#5 black swan

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Posted 10 May 2013 - 08:42 AM

yep bought a hookamax about ayear ago, $750 for the base model. Cleaning the bottom down to the 8ft keel is easy and the job gets done better when you have time to look at what you're doing.

Even better, get a mate to share the cost!!



#6 Sheethead

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Posted 10 May 2013 - 10:58 AM

the tank, hose and regulator sounds like the way to go. I've only rented scuba tanks, any clue on how many hours on one tank?



#7 MuckDiverMark

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Posted 10 May 2013 - 01:01 PM

Sheethead a standard 80ft aluminum tank should give you at least an hour, possibly more if you can control your breathing and you're not working too hard.  Getting a 50ft hose isn't a big deal any dive decent shop can you one.  If you're going to the CT River Race on Saturday you can stop at Diver's Cove Rt 9 Exit 3. They should have everything you need. 



#8 FastBottoms

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Posted 10 May 2013 - 01:29 PM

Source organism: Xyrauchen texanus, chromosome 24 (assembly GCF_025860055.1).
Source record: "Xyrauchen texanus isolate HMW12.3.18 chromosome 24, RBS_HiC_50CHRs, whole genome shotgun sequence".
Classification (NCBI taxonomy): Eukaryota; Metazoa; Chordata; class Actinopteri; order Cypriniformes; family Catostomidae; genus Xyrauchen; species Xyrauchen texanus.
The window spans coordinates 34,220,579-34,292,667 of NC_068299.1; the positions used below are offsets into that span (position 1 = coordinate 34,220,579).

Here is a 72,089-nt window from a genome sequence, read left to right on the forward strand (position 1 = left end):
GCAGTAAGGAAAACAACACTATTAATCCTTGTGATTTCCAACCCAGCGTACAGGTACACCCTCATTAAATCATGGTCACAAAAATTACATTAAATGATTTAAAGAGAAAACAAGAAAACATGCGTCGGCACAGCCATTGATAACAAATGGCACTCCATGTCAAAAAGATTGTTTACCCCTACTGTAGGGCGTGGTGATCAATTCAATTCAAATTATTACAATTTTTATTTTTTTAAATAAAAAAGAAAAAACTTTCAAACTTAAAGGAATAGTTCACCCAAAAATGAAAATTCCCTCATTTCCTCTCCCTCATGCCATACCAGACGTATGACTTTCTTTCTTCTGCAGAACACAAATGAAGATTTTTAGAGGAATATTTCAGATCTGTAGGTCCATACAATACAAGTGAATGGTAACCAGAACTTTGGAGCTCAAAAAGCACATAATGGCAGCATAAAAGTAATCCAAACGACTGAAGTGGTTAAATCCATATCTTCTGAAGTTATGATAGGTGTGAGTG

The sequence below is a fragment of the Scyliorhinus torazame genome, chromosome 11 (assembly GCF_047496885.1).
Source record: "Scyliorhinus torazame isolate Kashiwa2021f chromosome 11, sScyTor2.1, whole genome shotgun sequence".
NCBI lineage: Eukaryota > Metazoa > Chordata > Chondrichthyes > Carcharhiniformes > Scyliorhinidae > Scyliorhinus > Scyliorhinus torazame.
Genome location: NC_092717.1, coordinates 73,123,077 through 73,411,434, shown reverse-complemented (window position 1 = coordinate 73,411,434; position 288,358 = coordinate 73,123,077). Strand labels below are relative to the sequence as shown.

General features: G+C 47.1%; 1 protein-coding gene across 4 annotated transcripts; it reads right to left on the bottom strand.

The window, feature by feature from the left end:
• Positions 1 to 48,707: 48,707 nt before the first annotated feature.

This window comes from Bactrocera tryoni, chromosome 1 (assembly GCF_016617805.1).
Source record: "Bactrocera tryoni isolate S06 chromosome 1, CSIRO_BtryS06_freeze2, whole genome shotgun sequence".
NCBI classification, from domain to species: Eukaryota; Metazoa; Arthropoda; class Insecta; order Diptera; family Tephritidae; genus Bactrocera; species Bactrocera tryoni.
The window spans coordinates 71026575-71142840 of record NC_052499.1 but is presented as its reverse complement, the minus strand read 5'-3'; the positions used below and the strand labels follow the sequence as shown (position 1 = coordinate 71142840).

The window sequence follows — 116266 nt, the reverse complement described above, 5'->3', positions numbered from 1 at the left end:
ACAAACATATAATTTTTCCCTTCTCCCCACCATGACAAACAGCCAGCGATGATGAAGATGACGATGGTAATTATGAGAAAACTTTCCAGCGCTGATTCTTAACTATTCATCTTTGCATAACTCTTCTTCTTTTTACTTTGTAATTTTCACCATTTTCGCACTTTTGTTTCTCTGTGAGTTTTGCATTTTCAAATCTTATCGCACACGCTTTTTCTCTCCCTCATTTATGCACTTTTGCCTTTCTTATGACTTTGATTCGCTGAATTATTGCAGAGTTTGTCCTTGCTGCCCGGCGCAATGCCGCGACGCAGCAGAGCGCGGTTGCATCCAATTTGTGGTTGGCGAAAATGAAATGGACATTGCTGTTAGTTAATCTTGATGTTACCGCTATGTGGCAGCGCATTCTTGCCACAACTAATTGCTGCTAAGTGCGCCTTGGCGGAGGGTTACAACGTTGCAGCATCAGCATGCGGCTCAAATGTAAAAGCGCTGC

Any one use a hookah setup for bottom cleaning? 

 

Yes, over 20,000 times during the last 18+ years.   :P

 

Any oilless compressor can be the base for your hookah rig, but the typical off-the-shelf hardware store compressors tend to be noisy, short-lived and can provide funky-tasting air. But if you are not trying to earn your living with one, they are probably adequate. A hookah unit is superior to tanks (either on the dock or on your back) in many ways. Electric models are smaller and more lightweight than tanks. They are more easily transported and stored. And there is no need to schlep a hookah down to the dive shop and pay for refills periodically. Most importantly, you will never run out of air in the middle of the job. If you end up using a gas-powered compressor, it is critical that you mount the air-intake several feet above the engine to avoid breathing exhaust fumes.